From lagging book sales and shrinking job prospects to concerns over the discipline’s “narrowness,” myriad factors have been cited by historians as evidence that their profession is in decline in America. Ian Tyrrell’s Historians in Public shows that this perceived threat to history is recurrent, exaggerated, and often misunderstood. In fact, history has adapted to and influenced the American public more than people—and often historians—realize.
Tyrrell’s elegant chronicle of the practice of American history traces debates, beginning shortly after the profession’s emergence in American academia, about the discipline’s public utility. He treats the perils of specialization, historians’ responses to changes in the public’s reading and writing of history, and their roles in school curricula. He also examines the use of historians in and by government and whether historians should utilize mass media such as film and radio to influence the general public. As Historians in Public shows, the utility of history is a distinctive theme throughout the history of the discipline, as is the attempt to be responsive to public issues among pressure groups.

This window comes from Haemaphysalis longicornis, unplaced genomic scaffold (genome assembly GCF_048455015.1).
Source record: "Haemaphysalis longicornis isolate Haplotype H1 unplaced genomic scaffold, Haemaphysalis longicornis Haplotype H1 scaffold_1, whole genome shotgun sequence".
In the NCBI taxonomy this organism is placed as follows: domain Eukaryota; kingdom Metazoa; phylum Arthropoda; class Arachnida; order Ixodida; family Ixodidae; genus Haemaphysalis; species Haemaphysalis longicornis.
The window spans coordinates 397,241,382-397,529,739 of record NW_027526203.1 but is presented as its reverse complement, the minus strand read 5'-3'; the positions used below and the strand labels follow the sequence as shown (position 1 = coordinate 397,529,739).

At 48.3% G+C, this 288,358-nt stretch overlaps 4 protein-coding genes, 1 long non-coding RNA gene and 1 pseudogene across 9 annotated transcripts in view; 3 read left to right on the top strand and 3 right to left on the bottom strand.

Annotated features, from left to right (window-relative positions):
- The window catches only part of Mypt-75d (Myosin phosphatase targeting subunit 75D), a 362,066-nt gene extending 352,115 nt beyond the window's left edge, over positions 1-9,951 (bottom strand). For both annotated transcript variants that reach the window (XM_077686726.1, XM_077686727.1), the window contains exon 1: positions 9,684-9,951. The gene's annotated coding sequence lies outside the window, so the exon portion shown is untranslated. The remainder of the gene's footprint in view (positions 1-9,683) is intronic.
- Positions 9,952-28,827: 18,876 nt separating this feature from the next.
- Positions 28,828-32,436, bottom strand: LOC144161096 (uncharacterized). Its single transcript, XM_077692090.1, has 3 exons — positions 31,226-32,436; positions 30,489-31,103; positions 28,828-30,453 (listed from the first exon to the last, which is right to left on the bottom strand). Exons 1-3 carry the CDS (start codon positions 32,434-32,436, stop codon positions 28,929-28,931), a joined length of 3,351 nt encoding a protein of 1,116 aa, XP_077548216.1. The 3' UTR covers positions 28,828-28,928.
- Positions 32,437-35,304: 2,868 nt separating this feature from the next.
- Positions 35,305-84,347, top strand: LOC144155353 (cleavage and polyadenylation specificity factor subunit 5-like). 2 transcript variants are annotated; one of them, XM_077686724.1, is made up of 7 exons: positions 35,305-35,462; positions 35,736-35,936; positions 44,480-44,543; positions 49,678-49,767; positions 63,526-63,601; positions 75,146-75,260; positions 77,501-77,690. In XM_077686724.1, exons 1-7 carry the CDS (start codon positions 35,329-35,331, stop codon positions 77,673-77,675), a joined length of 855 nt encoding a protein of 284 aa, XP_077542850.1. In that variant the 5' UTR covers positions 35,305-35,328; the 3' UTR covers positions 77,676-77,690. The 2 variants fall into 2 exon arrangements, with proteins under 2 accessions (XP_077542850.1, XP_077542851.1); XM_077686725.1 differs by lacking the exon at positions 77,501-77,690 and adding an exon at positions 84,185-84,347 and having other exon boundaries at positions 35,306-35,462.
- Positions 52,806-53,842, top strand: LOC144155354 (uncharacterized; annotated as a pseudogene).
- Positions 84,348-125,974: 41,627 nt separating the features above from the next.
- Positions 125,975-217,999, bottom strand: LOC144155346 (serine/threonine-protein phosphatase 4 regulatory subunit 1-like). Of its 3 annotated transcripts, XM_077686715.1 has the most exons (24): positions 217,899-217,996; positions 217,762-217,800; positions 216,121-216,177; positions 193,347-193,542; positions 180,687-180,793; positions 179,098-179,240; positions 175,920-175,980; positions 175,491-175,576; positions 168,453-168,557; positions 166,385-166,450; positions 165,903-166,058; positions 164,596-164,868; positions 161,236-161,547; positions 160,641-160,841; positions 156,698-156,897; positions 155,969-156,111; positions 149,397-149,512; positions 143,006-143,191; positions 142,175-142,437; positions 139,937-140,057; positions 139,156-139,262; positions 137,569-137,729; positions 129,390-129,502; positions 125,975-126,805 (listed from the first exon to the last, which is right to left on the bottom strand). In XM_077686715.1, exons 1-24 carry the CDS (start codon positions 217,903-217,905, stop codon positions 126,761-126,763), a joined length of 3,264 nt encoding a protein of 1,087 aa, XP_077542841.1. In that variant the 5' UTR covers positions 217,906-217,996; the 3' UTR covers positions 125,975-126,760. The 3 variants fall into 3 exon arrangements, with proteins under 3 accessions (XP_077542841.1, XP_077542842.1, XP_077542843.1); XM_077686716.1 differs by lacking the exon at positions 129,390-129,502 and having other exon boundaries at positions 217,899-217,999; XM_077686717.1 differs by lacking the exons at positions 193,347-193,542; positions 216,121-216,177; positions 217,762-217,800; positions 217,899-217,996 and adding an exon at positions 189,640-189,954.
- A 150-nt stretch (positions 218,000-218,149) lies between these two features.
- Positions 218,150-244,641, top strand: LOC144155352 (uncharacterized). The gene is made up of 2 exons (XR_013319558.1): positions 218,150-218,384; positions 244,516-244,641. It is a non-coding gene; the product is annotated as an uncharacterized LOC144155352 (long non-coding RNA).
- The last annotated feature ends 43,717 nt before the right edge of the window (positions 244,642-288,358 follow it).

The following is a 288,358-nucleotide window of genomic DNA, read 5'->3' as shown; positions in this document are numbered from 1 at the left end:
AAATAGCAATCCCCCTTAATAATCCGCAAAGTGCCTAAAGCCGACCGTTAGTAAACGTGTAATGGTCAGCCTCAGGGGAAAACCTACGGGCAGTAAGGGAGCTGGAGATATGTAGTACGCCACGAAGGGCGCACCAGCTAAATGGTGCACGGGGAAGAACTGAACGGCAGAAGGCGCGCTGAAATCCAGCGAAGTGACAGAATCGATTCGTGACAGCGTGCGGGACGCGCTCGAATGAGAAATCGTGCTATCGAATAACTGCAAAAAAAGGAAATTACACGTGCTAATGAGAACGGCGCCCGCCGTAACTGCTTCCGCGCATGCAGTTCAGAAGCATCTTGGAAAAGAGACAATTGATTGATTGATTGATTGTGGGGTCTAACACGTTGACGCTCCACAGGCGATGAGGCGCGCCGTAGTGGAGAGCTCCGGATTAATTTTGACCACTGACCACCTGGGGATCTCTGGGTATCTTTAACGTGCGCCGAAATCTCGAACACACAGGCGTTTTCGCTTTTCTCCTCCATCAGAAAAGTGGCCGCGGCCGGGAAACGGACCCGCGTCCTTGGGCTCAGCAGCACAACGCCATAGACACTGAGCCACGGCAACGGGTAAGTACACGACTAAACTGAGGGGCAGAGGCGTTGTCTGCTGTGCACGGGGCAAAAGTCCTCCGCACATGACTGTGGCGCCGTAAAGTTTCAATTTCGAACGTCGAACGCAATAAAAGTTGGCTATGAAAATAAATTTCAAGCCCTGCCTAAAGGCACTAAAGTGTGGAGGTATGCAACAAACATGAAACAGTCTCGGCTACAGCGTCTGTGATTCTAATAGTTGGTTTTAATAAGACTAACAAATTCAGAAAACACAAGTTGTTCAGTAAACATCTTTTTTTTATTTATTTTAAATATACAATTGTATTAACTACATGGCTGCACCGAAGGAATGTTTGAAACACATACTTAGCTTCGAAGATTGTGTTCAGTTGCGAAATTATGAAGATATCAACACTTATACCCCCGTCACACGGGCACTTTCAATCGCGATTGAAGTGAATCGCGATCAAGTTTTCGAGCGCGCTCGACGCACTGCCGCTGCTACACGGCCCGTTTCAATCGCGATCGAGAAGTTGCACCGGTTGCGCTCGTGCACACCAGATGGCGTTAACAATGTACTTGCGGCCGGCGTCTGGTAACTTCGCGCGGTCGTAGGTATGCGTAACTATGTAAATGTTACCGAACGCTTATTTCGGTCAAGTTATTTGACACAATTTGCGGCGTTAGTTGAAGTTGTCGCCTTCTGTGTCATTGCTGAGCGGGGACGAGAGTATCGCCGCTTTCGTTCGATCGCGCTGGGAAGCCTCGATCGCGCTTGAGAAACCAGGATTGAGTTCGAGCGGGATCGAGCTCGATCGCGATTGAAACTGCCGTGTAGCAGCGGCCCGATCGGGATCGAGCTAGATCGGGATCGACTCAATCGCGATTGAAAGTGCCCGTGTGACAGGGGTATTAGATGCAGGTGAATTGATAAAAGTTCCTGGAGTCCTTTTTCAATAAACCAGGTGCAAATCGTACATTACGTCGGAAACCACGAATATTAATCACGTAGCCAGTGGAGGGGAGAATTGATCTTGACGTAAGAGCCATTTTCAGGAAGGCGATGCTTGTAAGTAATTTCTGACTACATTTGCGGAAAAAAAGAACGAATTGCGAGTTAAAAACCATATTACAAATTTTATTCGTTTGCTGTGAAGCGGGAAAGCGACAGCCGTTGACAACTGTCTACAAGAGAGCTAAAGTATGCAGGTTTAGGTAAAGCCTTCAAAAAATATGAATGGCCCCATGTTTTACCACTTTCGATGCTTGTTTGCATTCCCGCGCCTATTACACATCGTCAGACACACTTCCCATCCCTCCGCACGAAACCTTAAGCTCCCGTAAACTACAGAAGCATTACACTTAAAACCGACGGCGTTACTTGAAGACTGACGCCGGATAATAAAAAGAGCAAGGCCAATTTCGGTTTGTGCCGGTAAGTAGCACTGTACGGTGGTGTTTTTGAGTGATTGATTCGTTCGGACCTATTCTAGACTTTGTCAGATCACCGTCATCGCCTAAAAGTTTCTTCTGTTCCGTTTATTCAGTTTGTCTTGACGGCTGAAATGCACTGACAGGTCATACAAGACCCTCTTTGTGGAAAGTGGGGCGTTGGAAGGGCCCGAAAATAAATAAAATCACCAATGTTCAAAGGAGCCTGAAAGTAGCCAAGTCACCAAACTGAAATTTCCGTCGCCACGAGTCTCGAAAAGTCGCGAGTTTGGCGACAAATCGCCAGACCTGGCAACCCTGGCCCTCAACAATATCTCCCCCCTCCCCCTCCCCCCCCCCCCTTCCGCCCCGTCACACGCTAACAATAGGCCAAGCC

A superb examination of the practice of American history since the turn of the century, Historians in Public uncovers the often tangled ways history-makers make history—both as artisans and as actors.
"Tyrrell's book traces the arc of historical practice, historiographical fashion, and jeremiads about the decline of history . . . from Frederick Jackson Turner and John Franklin Jameson to the challenge of New Left historians. . . . His book deserves reflection and attention from all historians who ponder the profession's future as well as its past."—Jeffrey J. Crow, Journal of Southern History
Jeffrey J. Crow